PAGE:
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View Diary: Cuomo tried gifting private university $200M for football stadium (290 comments)

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  •  Football is a cash cow (9+ / 0-)

    While I think it would be a terrible idea for Chicago or New York to use taxpayer money for a stadium for a private school, I will point out that Syracuse actually does make money on football (see link below), and most schools use football to support other sports in their athletic department.  Syracuse will presumably make more money this year after conference realignment.  While it may be an "expensive sport," it seems to be where the revenue is.  Of course, you can be a lot more profitable if you get someone else to build you a stadium.

    Syracuse athletic revenues

    •  Their football revenue is 20-30 mln/year. (1+ / 0-)
      Recommended by:
      anna shane

      But that was before the transition to ACC.

      http://dailyorange.com/...

    •  Would that we could find (0+ / 0-)

      an educational cash cow...

      hmm?

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      by a gilas girl on Tue Jan 21, 2014 at 05:02:09 PM PST

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      •  Stanford has one (0+ / 0-)

        its called startups.  I read that Stanford's take from Google alone was over $300 million.  They have gotten similar hauls from interests in Yahoo and others.  Im not talking donations from alumni but chunks of the companies owned by Stanford.  At Stanford sports money is chump change.

        It is well that war is so terrible -- lest we should grow too fond of it. Robert E. Lee

        by ksuwildkat on Tue Jan 21, 2014 at 08:55:37 PM PST

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        •  ksu - that's because the technologies were (1+ / 0-)
          Recommended by:
          ksuwildkat

          invented at Stanford who filed the initial patents. When faculty or former students want to start a company they have to license the intellectual property from the university. Stanford does two things very well, it supports technology advancement and aggressively funds and prosecutes patents to protect the inventions. It also has a world class technology transfer department filled with Silicon Valley savvy professionals who actively seek to facilitate the commercialization of the discoveries and work with the inventors to help make that happen.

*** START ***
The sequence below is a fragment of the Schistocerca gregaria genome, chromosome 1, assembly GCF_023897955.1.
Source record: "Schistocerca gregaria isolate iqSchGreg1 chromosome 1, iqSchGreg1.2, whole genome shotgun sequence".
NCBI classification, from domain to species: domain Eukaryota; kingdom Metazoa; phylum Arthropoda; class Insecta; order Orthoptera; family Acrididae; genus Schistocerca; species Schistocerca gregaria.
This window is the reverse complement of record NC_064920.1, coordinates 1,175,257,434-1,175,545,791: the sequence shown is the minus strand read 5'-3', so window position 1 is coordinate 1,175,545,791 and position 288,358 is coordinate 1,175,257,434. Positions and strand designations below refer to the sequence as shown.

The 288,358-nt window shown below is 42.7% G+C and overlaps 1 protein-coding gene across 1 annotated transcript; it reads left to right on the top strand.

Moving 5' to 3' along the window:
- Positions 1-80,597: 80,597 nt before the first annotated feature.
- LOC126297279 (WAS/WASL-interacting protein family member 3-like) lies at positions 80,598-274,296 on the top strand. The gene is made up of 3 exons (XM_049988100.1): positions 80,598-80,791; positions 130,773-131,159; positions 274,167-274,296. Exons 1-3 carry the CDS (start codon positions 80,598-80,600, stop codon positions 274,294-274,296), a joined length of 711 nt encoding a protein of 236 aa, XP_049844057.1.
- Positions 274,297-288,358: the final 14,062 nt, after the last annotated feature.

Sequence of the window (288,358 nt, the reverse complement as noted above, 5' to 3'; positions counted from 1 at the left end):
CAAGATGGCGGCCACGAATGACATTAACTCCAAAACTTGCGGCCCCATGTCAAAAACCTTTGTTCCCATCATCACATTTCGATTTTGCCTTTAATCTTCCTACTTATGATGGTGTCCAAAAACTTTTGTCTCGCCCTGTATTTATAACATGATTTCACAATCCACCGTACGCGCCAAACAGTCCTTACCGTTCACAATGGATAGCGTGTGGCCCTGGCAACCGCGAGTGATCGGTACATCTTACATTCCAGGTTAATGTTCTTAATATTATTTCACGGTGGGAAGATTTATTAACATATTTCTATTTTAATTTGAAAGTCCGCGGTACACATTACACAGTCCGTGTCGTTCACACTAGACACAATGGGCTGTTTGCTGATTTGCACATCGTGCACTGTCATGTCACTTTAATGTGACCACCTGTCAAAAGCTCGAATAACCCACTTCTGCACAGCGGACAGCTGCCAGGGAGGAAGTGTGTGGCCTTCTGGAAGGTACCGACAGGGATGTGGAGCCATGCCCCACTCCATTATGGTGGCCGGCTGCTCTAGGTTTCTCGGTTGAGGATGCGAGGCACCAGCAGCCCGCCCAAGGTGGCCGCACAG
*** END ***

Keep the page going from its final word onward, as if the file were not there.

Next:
"let's talk about that"

          by VClib on Tue Jan 21, 2014 at 09:27:25 PM PST

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          •  Oh I understand how it works (2+ / 0-)
            Recommended by:
            VClib, ctami

            I was responding to a gilas girl lamenting that there was no "cash cow" for education.  

            I get sick of hearing the "sports is evil" refrain and "if we paid professors as much" crap when school like Stanford show that you can be successful in sports and in the classroom.  Hell at Stanford coaches bitch about not getting in on the startup money.

            Stanford has won the Directors’ Cup, which honors the most successful program in NCAA Division I sports, the last 18 years. For 37 years in a row, Stanford has won at least one national championship—the longest streak in the nation. In 2012-13, women's tennis was the national NCAA champion.
            My own University has embraced the Stanford model for helping students/professors/alumni succeed in startups but its a bit harder in the middle of Kansas tun the heart of Silicone Valley.  And we certainly don't shy away from promoting the University through sports.  And why should we?  Sports - specifically football - turned around the entire University from one that was slowly dying on the vine to one that sets almost annual enrollment records.  Every dime we have invested in sports has been returned 10 times over to the benefit of every students.  

            It is well that war is so terrible -- lest we should grow too fond of it. Robert E. Lee

            by ksuwildkat on Wed Jan 22, 2014 at 05:26:12 AM PST

            [ Parent ]

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